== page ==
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Do-Not-Resuscitate Orders in Children Change Care

Do-Not-Resuscitate Orders in Children Change Care

Clinicians also report that resuscitation discussions occur later than is ideal

TUESDAY, Aug. 27 (HealthDay News) -- Most clinicians dealing with do-not-resuscitate (DNR) orders in children report that patient care changes as a result of such orders, and most discussions about resuscitation take place later than is ideal, according to research published online Aug. 26 in JAMA Pediatrics.

Amy Sanderson, M.D., from Boston Children's Hospital, and colleagues surveyed 107 physicians and 159 nurses working in practice settings where advance care planning typically takes place about their attitudes and behaviors towards DNR orders in children.

The researchers found that 66.9 percent of clinicians thought that a DNR order implied limitation of resuscitative measures only on cardiopulmonary arrest, but more than 85 percent reported that care changes beyond the response to cardiopulmonary arrest, ranging from focusing on comfort to reduced clinician attentiveness. Most clinicians reported that discussions about resuscitation occur later in an illness than is ideal.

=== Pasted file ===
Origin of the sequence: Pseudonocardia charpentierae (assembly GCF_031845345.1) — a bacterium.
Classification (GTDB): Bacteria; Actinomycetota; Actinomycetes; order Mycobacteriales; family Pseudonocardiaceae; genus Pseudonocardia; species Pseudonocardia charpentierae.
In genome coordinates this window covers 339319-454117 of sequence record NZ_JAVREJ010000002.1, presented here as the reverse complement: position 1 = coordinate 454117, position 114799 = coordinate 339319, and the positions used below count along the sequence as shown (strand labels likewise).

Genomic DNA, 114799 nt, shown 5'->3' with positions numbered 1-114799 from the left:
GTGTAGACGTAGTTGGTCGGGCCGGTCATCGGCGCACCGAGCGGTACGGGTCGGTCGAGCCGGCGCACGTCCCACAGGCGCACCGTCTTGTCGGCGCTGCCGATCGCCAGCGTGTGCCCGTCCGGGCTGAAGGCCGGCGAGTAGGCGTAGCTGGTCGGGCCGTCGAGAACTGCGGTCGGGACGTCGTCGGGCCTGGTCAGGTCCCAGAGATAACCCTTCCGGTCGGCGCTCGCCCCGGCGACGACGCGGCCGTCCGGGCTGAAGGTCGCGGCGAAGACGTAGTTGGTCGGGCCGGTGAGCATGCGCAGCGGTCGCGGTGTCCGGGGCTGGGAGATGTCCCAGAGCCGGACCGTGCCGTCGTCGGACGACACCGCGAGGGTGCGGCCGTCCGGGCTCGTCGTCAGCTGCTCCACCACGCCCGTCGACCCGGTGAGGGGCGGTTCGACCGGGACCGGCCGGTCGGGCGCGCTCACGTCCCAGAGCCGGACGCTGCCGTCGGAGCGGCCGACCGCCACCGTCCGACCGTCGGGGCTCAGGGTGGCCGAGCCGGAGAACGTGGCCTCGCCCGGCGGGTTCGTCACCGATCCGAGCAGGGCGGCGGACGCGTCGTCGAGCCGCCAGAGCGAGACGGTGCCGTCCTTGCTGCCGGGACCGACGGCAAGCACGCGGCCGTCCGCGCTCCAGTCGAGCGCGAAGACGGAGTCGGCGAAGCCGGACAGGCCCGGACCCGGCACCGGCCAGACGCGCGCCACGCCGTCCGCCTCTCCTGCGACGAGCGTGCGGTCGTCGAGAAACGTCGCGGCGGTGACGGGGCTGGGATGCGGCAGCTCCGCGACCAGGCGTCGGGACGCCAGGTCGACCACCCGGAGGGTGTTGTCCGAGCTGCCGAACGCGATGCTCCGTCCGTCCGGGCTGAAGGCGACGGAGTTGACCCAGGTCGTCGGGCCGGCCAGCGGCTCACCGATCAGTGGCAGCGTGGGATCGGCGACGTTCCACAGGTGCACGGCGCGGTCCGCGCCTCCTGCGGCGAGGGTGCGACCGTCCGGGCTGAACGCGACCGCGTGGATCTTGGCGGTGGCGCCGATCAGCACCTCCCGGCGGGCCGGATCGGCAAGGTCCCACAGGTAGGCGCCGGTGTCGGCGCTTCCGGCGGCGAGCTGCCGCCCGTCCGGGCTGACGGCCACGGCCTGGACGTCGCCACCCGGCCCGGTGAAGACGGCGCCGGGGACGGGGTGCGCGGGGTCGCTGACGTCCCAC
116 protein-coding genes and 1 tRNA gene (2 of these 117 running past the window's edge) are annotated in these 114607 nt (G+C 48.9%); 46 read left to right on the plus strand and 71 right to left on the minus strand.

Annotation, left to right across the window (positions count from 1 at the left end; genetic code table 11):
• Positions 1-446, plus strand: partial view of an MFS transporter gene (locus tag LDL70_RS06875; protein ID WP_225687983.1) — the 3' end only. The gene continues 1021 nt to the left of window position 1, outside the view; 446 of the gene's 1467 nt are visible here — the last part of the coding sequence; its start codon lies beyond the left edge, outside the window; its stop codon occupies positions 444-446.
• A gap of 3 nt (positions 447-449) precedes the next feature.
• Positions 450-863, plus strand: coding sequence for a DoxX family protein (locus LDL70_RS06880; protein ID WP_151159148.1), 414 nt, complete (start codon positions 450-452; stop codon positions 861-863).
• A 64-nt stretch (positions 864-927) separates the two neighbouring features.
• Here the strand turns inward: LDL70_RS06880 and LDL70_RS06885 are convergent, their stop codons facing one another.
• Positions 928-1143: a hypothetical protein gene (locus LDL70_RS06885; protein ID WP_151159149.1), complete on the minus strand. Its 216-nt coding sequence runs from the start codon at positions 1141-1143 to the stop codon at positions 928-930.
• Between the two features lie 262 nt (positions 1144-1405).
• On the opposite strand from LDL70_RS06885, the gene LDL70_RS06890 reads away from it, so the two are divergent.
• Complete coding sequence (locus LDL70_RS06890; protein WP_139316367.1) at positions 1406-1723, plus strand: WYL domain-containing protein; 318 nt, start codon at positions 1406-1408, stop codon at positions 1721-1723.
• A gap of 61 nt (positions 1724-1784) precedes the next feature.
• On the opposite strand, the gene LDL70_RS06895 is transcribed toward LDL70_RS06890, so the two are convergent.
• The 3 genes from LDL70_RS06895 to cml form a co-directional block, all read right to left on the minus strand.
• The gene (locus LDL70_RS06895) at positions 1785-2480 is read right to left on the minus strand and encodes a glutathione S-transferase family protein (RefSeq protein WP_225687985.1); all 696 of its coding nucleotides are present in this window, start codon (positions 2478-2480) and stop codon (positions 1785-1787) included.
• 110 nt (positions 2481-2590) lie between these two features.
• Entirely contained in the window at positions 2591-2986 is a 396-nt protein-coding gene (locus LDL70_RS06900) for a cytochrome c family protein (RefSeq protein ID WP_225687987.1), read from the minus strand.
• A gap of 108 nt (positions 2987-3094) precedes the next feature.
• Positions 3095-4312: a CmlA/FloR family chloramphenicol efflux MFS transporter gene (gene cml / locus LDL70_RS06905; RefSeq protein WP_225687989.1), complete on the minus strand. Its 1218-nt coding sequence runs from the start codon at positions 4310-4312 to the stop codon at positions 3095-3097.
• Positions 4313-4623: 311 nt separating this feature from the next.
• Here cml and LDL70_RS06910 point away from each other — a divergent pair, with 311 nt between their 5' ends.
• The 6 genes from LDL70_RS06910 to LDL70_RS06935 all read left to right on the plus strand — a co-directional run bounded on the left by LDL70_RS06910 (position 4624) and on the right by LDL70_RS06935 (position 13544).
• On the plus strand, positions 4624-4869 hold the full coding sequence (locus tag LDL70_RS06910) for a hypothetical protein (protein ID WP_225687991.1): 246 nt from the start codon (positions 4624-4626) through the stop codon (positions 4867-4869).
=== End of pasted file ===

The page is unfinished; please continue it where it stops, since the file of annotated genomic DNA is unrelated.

"Interventions aimed at improving clinician knowledge and skills in advance care discussions as well as the development of orders that address overall goals of care may aid clinicians in making informed, appropriate medical decisions for patients with life-threatening conditions," Sanderson and colleagues write.

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